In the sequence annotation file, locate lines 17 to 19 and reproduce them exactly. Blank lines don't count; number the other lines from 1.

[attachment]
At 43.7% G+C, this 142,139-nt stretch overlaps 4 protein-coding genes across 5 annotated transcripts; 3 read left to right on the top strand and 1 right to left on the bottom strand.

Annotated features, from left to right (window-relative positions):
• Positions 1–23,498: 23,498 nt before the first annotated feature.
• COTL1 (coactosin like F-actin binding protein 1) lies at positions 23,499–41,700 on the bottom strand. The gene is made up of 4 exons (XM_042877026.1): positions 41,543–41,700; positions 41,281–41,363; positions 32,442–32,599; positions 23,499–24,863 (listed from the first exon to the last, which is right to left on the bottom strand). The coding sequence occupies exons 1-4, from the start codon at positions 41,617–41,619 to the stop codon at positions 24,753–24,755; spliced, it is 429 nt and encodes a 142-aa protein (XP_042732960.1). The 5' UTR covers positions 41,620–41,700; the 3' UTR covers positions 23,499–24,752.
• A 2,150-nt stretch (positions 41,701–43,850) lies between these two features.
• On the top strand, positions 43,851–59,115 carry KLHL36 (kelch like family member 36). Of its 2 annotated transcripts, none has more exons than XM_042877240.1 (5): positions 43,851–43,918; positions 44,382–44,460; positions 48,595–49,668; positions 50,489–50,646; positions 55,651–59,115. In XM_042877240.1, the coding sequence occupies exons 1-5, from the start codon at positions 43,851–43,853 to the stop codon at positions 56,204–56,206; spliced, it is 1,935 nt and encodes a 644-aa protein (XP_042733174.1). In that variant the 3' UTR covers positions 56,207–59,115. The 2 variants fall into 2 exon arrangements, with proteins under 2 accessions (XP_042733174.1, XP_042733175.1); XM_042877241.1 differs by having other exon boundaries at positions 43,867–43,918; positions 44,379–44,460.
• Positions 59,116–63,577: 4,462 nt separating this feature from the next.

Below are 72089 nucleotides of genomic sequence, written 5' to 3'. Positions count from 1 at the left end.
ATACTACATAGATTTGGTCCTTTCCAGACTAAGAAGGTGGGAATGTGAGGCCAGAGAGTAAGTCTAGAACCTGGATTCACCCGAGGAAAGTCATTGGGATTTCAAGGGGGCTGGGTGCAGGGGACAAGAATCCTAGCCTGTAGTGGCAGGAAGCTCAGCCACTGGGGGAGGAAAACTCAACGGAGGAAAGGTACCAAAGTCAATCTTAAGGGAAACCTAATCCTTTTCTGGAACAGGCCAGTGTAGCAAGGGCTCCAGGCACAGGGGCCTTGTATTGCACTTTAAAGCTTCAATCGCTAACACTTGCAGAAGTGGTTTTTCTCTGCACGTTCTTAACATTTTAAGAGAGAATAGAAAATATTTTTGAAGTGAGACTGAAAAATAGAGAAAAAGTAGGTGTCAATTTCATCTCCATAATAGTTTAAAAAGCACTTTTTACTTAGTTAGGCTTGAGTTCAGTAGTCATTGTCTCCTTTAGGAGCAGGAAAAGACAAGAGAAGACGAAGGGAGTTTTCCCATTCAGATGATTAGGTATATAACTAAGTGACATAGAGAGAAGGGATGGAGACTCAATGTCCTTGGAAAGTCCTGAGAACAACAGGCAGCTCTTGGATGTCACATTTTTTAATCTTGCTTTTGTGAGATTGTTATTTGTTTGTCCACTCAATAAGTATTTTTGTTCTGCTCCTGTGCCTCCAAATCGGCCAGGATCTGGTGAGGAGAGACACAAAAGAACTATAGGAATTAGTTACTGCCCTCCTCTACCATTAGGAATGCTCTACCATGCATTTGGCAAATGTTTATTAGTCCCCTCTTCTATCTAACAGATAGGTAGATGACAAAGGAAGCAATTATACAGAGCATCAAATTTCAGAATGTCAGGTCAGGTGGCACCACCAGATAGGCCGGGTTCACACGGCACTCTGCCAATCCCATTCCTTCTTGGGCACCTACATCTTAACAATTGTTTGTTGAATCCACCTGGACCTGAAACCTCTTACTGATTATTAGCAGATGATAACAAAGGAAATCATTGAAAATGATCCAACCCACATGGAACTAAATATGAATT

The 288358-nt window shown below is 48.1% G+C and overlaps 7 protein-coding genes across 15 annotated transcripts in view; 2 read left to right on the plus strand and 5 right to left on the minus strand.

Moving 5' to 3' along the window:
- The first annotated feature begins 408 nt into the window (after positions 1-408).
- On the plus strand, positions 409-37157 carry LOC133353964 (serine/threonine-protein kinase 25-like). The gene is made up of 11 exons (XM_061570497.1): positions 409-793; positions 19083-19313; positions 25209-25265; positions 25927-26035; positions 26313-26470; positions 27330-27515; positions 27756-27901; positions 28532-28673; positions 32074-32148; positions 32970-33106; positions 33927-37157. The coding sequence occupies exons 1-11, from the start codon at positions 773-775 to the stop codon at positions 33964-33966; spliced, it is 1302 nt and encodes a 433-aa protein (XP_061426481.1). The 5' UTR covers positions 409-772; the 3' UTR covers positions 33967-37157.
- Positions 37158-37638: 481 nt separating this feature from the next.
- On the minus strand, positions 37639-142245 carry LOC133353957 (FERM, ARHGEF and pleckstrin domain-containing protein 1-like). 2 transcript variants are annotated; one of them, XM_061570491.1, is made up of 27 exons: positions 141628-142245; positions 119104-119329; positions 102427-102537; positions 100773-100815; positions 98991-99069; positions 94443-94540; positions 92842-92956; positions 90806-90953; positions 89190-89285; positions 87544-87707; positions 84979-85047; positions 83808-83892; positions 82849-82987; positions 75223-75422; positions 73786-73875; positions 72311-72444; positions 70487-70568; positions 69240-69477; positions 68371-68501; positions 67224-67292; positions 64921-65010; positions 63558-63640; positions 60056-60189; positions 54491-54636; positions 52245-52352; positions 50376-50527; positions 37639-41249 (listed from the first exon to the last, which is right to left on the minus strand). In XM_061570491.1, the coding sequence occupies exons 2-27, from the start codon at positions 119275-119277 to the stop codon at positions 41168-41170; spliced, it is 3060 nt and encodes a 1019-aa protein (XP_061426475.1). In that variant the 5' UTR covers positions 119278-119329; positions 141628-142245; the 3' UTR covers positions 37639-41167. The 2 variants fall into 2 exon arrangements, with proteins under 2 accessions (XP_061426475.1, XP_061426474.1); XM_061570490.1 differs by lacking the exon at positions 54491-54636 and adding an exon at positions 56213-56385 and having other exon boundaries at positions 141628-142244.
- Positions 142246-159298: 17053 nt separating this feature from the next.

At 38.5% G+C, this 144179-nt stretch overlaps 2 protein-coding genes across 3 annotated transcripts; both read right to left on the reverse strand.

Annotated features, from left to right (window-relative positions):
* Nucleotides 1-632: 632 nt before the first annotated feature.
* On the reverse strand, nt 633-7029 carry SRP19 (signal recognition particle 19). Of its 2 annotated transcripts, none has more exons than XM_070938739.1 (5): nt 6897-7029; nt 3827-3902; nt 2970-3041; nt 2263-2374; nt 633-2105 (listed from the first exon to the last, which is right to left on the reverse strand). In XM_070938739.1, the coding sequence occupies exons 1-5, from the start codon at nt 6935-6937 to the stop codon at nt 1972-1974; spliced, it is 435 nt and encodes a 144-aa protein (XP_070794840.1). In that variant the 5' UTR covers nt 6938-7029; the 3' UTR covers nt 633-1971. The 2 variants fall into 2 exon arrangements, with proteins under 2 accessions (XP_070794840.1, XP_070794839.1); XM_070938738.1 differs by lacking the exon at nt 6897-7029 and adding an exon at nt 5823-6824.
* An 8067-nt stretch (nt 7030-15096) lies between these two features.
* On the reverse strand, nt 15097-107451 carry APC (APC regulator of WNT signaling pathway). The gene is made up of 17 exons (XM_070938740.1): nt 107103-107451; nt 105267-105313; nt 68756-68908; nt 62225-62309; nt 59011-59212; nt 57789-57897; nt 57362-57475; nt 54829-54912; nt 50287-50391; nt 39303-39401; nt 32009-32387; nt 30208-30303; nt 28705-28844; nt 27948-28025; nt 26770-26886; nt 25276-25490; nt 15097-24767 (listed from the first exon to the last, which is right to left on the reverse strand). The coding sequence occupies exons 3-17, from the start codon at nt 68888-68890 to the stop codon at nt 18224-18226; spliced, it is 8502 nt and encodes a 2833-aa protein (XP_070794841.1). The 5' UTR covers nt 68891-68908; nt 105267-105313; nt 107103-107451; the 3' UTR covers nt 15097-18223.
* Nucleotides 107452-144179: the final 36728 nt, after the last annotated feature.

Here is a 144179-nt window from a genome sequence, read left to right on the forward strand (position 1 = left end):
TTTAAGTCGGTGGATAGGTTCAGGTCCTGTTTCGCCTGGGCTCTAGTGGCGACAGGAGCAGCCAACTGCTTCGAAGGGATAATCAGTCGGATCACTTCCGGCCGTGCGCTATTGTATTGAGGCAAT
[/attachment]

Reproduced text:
At 38.5% G+C, this 144179-nt stretch overlaps 2 protein-coding genes across 3 annotated transcripts; both read right to left on the reverse strand.

Annotated features, from left to right (window-relative positions):
* Nucleotides 1-632: 632 nt before the first annotated feature.